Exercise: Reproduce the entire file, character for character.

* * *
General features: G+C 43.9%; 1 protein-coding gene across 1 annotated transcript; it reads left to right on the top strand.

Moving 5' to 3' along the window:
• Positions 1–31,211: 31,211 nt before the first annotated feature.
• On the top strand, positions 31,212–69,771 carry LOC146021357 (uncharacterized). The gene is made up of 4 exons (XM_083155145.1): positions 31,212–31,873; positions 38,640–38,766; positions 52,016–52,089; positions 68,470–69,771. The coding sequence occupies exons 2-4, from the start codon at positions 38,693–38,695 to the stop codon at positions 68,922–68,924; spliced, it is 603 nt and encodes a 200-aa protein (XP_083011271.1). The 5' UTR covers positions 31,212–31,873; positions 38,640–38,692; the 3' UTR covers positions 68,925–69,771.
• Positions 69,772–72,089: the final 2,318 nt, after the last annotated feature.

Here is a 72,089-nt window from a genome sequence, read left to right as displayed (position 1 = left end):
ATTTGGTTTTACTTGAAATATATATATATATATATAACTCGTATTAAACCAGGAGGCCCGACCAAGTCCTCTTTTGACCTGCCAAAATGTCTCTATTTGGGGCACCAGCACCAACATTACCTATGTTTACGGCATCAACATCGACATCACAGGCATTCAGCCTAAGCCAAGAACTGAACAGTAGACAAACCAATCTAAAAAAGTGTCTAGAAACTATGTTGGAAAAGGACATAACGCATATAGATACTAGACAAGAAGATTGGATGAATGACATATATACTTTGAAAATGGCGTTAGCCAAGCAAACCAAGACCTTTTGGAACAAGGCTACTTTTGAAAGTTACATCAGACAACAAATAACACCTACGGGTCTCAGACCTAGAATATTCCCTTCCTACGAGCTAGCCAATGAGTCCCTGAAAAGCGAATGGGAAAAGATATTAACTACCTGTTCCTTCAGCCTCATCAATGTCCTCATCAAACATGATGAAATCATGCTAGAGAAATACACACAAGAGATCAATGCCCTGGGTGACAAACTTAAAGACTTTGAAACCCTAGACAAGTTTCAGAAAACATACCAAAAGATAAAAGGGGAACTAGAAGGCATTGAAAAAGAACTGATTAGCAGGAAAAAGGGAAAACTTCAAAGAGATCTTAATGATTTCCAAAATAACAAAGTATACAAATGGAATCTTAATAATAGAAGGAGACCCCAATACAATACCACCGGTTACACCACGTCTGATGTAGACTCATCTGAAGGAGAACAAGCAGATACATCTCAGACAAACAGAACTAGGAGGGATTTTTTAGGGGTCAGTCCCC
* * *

General features: G+C 43.9%; 1 protein-coding gene across 1 annotated transcript; it reads left to right on the top strand.

Moving 5' to 3' along the window:
• Positions 1–31,211: 31,211 nt before the first annotated feature.
• On the top strand, positions 31,212–69,771 carry LOC146021357 (uncharacterized). The gene is made up of 4 exons (XM_083155145.1): positions 31,212–31,873; positions 38,640–38,766; positions 52,016–52,089; positions 68,470–69,771. The coding sequence occupies exons 2-4, from the start codon at positions 38,693–38,695 to the stop codon at positions 68,922–68,924; spliced, it is 603 nt and encodes a 200-aa protein (XP_083011271.1). The 5' UTR covers positions 31,212–31,873; positions 38,640–38,692; the 3' UTR covers positions 68,925–69,771.
• Positions 69,772–72,089: the final 2,318 nt, after the last annotated feature.

Here is a 72,089-nt window from a genome sequence, read left to right as displayed (position 1 = left end):
ATTTGGTTTTACTTGAAATATATATATATATATATAACTCGTATTAAACCAGGAGGCCCGACCAAGTCCTCTTTTGACCTGCCAAAATGTCTCTATTTGGGGCACCAGCACCAACATTACCTATGTTTACGGCATCAACATCGACATCACAGGCATTCAGCCTAAGCCAAGAACTGAACAGTAGACAAACCAATCTAAAAAAGTGTCTAGAAACTATGTTGGAAAAGGACATAACGCATATAGATACTAGACAAGAAGATTGGATGAATGACATATATACTTTGAAAATGGCGTTAGCCAAGCAAACCAAGACCTTTTGGAACAAGGCTACTTTTGAAAGTTACATCAGACAACAAATAACACCTACGGGTCTCAGACCTAGAATATTCCCTTCCTACGAGCTAGCCAATGAGTCCCTGAAAAGCGAATGGGAAAAGATATTAACTACCTGTTCCTTCAGCCTCATCAATGTCCTCATCAAACATGATGAAATCATGCTAGAGAAATACACACAAGAGATCAATGCCCTGGGTGACAAACTTAAAGACTTTGAAACCCTAGACAAGTTTCAGAAAACATACCAAAAGATAAAAGGGGAACTAGAAGGCATTGAAAAAGAACTGATTAGCAGGAAAAAGGGAAAACTTCAAAGAGATCTTAATGATTTCCAAAATAACAAAGTATACAAATGGAATCTTAATAATAGAAGGAGACCCCAATACAATACCACCGGTTACACCACGTCTGATGTAGACTCATCTGAAGGAGAACAAGCAGATACATCTCAGACAAACAGAACTAGGAGGGATTTTTTAGGGGTCAGTCCCC